The Commonwealth has outlined a three-point strategy aimed at supporting the effective, safe, ethical and secure use of data across both the private and public sectors.
The inaugural Australian Data Strategy has been released to the public, designed to support the Commonwealth government’s push to foster a “modern data-driven society” by 2030.
The strategy was developed in response to the initial COVID-19 outbreak, during which the government leveraged private and public data to respond to the health and economic effects of the pandemic.
It seeks to ensure the effective, safe, ethical and secure use of data as a foundational tool for businesses, individuals, the non-government and government sectors.
The Australian Data strategy focuses on three key themes:
- Maximising the value of data – describes why data is important, its economic and social value, its use in responding to priority issues and the benefit that can be gained through using and safely sharing data.
- Trust and protection – describe the settings that can be adopted in the private and public sectors to keep data safe and secure, and the frameworks available to protect Australians’ data and ensure its ethical use through the entire data life cycle.
- Enabling data use – sets out approaches and requirements to leverage the value of data, such as capabilities, legislation, management and integration of data, and engaging internationally.
This is supported by a “living Action Plan” which sets out tangible measures the government is implementing to improve data settings across the economy.
The Action Plan is to be regularly reviewed to ensure it meets changing priorities.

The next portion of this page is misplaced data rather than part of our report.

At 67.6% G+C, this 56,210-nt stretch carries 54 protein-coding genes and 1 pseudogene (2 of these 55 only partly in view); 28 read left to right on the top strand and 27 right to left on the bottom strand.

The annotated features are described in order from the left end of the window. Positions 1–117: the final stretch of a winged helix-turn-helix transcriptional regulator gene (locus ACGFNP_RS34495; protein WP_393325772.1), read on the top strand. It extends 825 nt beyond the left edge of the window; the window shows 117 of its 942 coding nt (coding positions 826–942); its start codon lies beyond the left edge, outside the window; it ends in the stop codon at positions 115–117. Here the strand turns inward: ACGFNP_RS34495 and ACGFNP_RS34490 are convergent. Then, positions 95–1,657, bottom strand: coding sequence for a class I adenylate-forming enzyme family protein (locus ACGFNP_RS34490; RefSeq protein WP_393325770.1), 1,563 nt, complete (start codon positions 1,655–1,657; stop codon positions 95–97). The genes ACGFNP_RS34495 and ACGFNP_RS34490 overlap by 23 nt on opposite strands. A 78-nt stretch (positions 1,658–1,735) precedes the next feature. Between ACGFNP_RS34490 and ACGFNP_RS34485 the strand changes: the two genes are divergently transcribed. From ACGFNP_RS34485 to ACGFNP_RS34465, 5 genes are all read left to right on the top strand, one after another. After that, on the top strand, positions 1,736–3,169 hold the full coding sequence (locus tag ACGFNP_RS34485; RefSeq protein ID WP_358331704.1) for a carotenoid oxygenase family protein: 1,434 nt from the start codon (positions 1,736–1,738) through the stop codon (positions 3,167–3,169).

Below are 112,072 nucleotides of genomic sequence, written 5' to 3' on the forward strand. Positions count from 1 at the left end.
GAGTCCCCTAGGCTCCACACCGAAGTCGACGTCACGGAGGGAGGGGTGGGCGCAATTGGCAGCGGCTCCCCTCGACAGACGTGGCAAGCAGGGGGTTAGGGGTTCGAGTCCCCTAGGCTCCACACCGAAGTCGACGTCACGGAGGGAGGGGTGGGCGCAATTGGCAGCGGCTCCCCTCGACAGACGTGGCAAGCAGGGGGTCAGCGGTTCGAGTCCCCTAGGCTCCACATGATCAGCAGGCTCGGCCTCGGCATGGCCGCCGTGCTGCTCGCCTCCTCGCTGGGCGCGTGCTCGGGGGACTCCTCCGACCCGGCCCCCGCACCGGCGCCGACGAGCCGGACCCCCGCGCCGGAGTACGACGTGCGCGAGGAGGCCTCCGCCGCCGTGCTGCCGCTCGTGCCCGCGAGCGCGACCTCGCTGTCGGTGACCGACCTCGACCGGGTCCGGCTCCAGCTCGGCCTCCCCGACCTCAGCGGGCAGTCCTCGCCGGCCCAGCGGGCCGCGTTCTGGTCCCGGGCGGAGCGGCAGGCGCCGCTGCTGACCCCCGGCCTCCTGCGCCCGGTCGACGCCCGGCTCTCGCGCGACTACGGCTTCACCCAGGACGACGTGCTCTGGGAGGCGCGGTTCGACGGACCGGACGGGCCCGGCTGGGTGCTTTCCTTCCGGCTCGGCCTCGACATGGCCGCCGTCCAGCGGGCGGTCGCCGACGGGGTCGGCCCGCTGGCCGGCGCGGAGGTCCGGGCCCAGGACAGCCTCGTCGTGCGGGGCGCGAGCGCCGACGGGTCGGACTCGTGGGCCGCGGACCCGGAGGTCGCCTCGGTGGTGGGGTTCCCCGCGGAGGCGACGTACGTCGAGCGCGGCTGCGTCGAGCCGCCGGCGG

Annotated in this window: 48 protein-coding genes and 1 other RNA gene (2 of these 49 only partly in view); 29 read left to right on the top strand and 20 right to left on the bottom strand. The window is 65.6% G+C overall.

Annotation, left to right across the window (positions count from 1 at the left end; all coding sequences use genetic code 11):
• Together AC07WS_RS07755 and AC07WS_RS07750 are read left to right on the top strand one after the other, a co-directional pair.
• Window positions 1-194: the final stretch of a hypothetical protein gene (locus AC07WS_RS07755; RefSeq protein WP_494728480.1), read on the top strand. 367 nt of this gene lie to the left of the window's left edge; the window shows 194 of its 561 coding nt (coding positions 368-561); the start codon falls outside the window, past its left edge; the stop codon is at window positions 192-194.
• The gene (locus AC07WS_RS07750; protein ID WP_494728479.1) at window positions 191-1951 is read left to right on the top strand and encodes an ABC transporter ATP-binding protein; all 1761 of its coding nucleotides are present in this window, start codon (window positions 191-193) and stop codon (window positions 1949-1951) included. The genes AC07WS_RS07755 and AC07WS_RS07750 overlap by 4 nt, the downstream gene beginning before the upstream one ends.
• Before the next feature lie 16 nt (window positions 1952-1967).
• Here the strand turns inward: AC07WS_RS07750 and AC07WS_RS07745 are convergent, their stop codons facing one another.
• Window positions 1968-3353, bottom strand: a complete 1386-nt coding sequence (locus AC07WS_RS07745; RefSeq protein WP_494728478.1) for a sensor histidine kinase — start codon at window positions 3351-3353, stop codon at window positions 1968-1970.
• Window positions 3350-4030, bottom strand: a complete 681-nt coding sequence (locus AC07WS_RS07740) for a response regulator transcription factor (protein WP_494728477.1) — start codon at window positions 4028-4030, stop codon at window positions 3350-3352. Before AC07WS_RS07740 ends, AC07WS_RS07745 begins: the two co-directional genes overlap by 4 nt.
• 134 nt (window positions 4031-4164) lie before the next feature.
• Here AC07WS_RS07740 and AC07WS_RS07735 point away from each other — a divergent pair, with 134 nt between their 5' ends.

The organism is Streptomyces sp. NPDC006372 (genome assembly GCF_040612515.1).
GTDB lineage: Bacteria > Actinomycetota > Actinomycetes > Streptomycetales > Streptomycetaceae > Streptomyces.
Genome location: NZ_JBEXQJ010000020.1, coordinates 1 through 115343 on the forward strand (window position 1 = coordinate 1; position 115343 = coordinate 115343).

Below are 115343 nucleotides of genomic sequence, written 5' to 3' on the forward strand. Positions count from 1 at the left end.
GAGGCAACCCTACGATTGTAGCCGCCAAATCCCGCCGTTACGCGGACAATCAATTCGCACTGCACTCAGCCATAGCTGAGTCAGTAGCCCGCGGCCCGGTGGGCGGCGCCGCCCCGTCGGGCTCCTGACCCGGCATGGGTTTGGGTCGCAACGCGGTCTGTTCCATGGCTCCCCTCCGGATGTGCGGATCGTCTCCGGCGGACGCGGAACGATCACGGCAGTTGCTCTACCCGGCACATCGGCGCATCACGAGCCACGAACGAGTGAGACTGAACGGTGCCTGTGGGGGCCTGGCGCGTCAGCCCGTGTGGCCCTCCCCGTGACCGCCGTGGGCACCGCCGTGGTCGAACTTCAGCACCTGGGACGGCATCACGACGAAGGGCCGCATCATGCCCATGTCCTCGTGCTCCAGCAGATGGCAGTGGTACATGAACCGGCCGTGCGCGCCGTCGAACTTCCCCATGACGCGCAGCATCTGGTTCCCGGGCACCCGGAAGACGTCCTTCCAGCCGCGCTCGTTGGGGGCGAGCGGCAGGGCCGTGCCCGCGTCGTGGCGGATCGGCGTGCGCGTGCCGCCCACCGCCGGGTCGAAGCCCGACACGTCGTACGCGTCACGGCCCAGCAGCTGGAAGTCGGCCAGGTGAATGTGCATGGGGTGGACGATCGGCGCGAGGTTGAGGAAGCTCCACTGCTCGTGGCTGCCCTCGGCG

According to the government, both the Australian Data Strategy and Action Plan align with a range of existing legislation, strategies, policies and reviews which regulate data, including:
- the Privacy Act 1988 and the Freedom of Information Act 1982;
- the Data Availability and Transparency Bill 2020 (the DAT Bill);
- the 2015 Public Data Policy Statement;
- the Digital Economy Strategy;
- the Cyber Security Strategy;
- the Productivity Commission’s 2017 Inquiry into Data Availability and Use; and
- the Consumer Data Right.
Minister for Employment, Workforce, Skills, Small and Family Business, Stuart Robert, welcomed the new strategy, stating it would power the nation's ambitions in the data space.
“Through the strategy and accompanying Action Plan, we outline how we will create, use and share data across all levels of government, while maintaining the right safeguards to keep this data secure," he said.
Minister for Superannuation, Financial Services and Digital Economy, Senator Jane Hume, added it was an important step in unlocking the value of data across the economy.
“Data is the lifeblood of the digital economy and can help Australian businesses be more innovative and effective. It helps to create new jobs, enables the use of emerging technologies, delivers improved outcomes for Australians and allows government to provide frictionless and trusted services,’ Minister Hume said.
“We want to maintain dialogue with industry about how we can create the right settings to get the most out of our data. I look forward to discussing how the Data Strategy can best reflect a common vision for Australia’s data-driven future.”
The Australian public has been invited to submit views and feedback before 30 June 2022.
The government is expected to respond to submissions by the end of 2022.